The new Microsoft ad campaign by iconoclastic agency Crispin, Porter & Bogusky has sparked a frenzy of debate in the past few weeks. This blog reflects the fairly negative slant of most of the commentary. But not all of the churn was negative. Check out this post by what appears to be an Apple fan, or this one, which points out that the initial TV ads were designed as teasers for a much broader campaign focusing on Windows and Vista. Mission accomplished.
The critics focused largely on several key points: the ads seem pointless – without a key message or “selling” line; focusing on geeky Gates was a mistake; the ads are unoriginal and dated (featuring Jerry Seinfeld); and they seem a poor response to the wildly successful Apple vs. PC ad campaign. All of these might be true, but the reality – and the point emphasized by fans of the campaign – is that they put boring old Microsoft on the top of the buzz meter. Heck, one of my older relatives, who rarely watches TV and thinks advertising is a bunch of balloons on top of a car dealer, asked me what they ads were about. Not all of the attention was positive, but there was clearly a great deal of attention and discussion. Now Microsoft has a rapt audience to launch the subsequent elements of the campaign – which are apparently designed to highlight the positive attributes of Vista and Windows.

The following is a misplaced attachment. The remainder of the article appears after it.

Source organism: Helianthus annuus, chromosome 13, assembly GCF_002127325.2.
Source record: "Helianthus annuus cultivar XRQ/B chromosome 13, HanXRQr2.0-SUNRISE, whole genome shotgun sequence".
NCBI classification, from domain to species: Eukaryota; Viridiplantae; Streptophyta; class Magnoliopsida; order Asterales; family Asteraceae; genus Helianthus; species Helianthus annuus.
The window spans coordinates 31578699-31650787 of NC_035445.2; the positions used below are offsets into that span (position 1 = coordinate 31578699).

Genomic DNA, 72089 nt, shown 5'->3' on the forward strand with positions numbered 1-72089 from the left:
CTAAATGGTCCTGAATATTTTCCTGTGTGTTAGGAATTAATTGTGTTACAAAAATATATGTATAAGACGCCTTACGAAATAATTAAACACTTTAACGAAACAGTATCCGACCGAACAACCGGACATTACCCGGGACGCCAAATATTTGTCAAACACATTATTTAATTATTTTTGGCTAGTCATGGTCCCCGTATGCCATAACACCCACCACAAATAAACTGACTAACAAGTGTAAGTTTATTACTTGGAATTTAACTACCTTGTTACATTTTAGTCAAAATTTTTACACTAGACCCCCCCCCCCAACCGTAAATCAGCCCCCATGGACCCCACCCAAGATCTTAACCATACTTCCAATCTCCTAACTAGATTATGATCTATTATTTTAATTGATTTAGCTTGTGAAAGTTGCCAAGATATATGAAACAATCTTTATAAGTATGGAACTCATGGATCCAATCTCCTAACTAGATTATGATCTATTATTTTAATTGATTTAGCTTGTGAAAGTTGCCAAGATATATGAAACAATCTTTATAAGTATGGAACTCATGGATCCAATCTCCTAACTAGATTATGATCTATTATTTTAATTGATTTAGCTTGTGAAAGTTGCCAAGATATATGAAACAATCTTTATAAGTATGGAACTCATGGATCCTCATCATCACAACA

While the initial broadcast ads were not my cup of tea, I admire Microsoft for doing something different and risky. For me there is no worse sin in advertising than being boring and forgettable. And there are many successful, celebrated campaigns that had little or no mention of specific products or a clear pitch in their ads – including Apple’s own legendary “1984” commercial. I’ll take thematic and lifestyle ads over pedantic “hard sell” ads (hello Big 3) any day. So I say let’s give Microsoft a chance to show it’s full hand and give them credit for making some noise and appearing…if only tentatively… a bit hip.